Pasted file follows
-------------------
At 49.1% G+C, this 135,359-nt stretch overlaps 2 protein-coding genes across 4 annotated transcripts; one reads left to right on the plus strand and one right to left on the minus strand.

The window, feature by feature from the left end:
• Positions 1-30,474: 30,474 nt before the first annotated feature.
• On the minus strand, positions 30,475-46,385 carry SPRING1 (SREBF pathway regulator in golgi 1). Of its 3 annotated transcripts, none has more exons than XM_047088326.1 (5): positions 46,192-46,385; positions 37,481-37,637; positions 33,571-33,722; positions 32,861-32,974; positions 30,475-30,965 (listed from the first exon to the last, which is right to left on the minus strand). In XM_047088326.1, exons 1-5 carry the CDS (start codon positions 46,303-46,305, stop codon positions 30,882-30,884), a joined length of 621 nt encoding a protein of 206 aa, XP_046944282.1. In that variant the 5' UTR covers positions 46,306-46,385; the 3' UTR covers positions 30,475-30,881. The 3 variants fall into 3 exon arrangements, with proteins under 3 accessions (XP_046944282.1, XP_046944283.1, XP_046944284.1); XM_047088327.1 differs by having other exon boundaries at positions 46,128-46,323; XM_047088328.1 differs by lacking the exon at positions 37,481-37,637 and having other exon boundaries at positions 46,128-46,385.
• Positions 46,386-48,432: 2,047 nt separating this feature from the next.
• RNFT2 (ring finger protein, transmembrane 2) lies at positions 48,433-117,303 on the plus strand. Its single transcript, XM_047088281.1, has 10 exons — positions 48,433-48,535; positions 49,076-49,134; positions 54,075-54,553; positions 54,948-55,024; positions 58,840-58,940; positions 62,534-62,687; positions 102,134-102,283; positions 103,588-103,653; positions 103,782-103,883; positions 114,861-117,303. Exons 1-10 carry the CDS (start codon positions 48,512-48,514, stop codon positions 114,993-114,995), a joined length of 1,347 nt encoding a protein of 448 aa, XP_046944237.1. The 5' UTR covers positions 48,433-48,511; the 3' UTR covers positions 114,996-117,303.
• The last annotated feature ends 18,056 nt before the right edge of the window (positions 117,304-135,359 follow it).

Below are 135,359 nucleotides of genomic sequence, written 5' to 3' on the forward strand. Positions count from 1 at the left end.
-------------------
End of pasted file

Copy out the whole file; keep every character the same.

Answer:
At 49.1% G+C, this 135,359-nt stretch overlaps 2 protein-coding genes across 4 annotated transcripts; one reads left to right on the plus strand and one right to left on the minus strand.

The window, feature by feature from the left end:
• Positions 1-30,474: 30,474 nt before the first annotated feature.
• On the minus strand, positions 30,475-46,385 carry SPRING1 (SREBF pathway regulator in golgi 1). Of its 3 annotated transcripts, none has more exons than XM_047088326.1 (5): positions 46,192-46,385; positions 37,481-37,637; positions 33,571-33,722; positions 32,861-32,974; positions 30,475-30,965 (listed from the first exon to the last, which is right to left on the minus strand). In XM_047088326.1, exons 1-5 carry the CDS (start codon positions 46,303-46,305, stop codon positions 30,882-30,884), a joined length of 621 nt encoding a protein of 206 aa, XP_046944282.1. In that variant the 5' UTR covers positions 46,306-46,385; the 3' UTR covers positions 30,475-30,881. The 3 variants fall into 3 exon arrangements, with proteins under 3 accessions (XP_046944282.1, XP_046944283.1, XP_046944284.1); XM_047088327.1 differs by having other exon boundaries at positions 46,128-46,323; XM_047088328.1 differs by lacking the exon at positions 37,481-37,637 and having other exon boundaries at positions 46,128-46,385.
• Positions 46,386-48,432: 2,047 nt separating this feature from the next.
• RNFT2 (ring finger protein, transmembrane 2) lies at positions 48,433-117,303 on the plus strand. Its single transcript, XM_047088281.1, has 10 exons — positions 48,433-48,535; positions 49,076-49,134; positions 54,075-54,553; positions 54,948-55,024; positions 58,840-58,940; positions 62,534-62,687; positions 102,134-102,283; positions 103,588-103,653; positions 103,782-103,883; positions 114,861-117,303. Exons 1-10 carry the CDS (start codon positions 48,512-48,514, stop codon positions 114,993-114,995), a joined length of 1,347 nt encoding a protein of 448 aa, XP_046944237.1. The 5' UTR covers positions 48,433-48,511; the 3' UTR covers positions 114,996-117,303.
• The last annotated feature ends 18,056 nt before the right edge of the window (positions 117,304-135,359 follow it).

Below are 135,359 nucleotides of genomic sequence, written 5' to 3' on the forward strand. Positions count from 1 at the left end.